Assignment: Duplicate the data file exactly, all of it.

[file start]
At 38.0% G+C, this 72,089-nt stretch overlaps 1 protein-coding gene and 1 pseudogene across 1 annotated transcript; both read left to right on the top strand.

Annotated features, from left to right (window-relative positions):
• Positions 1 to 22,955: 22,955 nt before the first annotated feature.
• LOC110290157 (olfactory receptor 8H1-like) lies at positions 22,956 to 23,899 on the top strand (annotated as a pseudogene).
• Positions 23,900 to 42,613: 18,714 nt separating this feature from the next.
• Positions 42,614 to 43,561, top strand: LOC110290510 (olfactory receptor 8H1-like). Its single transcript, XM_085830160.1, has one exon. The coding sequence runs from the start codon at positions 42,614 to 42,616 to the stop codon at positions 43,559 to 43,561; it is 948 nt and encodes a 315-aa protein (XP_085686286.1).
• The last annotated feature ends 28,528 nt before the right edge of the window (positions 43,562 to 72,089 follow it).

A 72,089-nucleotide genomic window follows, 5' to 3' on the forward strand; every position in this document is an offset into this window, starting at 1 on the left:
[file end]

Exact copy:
At 38.0% G+C, this 72,089-nt stretch overlaps 1 protein-coding gene and 1 pseudogene across 1 annotated transcript; both read left to right on the top strand.

Annotated features, from left to right (window-relative positions):
• Positions 1 to 22,955: 22,955 nt before the first annotated feature.
• LOC110290157 (olfactory receptor 8H1-like) lies at positions 22,956 to 23,899 on the top strand (annotated as a pseudogene).
• Positions 23,900 to 42,613: 18,714 nt separating this feature from the next.
• Positions 42,614 to 43,561, top strand: LOC110290510 (olfactory receptor 8H1-like). Its single transcript, XM_085830160.1, has one exon. The coding sequence runs from the start codon at positions 42,614 to 42,616 to the stop codon at positions 43,559 to 43,561; it is 948 nt and encodes a 315-aa protein (XP_085686286.1).
• The last annotated feature ends 28,528 nt before the right edge of the window (positions 43,562 to 72,089 follow it).

A 72,089-nucleotide genomic window follows, 5' to 3' on the forward strand; every position in this document is an offset into this window, starting at 1 on the left: